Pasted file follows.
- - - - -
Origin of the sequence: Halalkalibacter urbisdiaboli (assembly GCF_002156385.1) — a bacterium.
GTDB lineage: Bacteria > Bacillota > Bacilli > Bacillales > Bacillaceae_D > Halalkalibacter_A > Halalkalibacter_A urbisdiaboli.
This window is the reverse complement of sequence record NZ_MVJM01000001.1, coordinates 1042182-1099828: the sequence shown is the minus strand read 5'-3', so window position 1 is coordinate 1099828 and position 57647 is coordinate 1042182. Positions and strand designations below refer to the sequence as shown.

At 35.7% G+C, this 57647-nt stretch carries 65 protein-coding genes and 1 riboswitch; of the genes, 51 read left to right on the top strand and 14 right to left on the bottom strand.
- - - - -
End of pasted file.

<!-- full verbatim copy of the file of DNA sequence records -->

Origin of the sequence: Halalkalibacter urbisdiaboli (assembly GCF_002156385.1) — a bacterium.
GTDB lineage: Bacteria > Bacillota > Bacilli > Bacillales > Bacillaceae_D > Halalkalibacter_A > Halalkalibacter_A urbisdiaboli.
This window is the reverse complement of sequence record NZ_MVJM01000001.1, coordinates 1042182-1099828: the sequence shown is the minus strand read 5'-3', so window position 1 is coordinate 1099828 and position 57647 is coordinate 1042182. Positions and strand designations below refer to the sequence as shown.

At 35.7% G+C, this 57647-nt stretch carries 65 protein-coding genes and 1 riboswitch; of the genes, 51 read left to right on the top strand and 14 right to left on the bottom strand.